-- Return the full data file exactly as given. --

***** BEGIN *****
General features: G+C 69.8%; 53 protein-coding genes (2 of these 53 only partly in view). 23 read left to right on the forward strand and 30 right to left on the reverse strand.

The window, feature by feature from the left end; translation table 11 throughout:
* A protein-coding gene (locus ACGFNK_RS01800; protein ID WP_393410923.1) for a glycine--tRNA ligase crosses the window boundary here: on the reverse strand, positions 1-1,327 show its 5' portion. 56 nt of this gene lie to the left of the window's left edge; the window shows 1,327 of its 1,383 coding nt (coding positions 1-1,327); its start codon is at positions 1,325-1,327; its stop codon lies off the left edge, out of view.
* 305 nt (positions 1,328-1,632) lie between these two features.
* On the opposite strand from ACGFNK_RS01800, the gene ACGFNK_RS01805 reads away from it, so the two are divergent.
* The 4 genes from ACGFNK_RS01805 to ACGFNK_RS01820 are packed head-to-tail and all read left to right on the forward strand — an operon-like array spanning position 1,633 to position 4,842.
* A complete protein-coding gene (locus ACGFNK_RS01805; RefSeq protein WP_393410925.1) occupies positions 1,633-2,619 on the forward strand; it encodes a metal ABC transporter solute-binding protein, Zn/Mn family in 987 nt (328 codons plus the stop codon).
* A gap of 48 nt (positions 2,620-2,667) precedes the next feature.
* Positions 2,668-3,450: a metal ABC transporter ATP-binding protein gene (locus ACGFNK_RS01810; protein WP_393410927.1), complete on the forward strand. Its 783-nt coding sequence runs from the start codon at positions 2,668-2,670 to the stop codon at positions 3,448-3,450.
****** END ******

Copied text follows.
General features: G+C 69.8%; 53 protein-coding genes (2 of these 53 only partly in view). 23 read left to right on the forward strand and 30 right to left on the reverse strand.

The window, feature by feature from the left end; translation table 11 throughout:
* A protein-coding gene (locus ACGFNK_RS01800; protein ID WP_393410923.1) for a glycine--tRNA ligase crosses the window boundary here: on the reverse strand, positions 1-1,327 show its 5' portion. 56 nt of this gene lie to the left of the window's left edge; the window shows 1,327 of its 1,383 coding nt (coding positions 1-1,327); its start codon is at positions 1,325-1,327; its stop codon lies off the left edge, out of view.
* 305 nt (positions 1,328-1,632) lie between these two features.
* On the opposite strand from ACGFNK_RS01800, the gene ACGFNK_RS01805 reads away from it, so the two are divergent.
* The 4 genes from ACGFNK_RS01805 to ACGFNK_RS01820 are packed head-to-tail and all read left to right on the forward strand — an operon-like array spanning position 1,633 to position 4,842.
* A complete protein-coding gene (locus ACGFNK_RS01805; RefSeq protein WP_393410925.1) occupies positions 1,633-2,619 on the forward strand; it encodes a metal ABC transporter solute-binding protein, Zn/Mn family in 987 nt (328 codons plus the stop codon).
* A gap of 48 nt (positions 2,620-2,667) precedes the next feature.
* Positions 2,668-3,450: a metal ABC transporter ATP-binding protein gene (locus ACGFNK_RS01810; protein WP_393410927.1), complete on the forward strand. Its 783-nt coding sequence runs from the start codon at positions 2,668-2,670 to the stop codon at positions 3,448-3,450.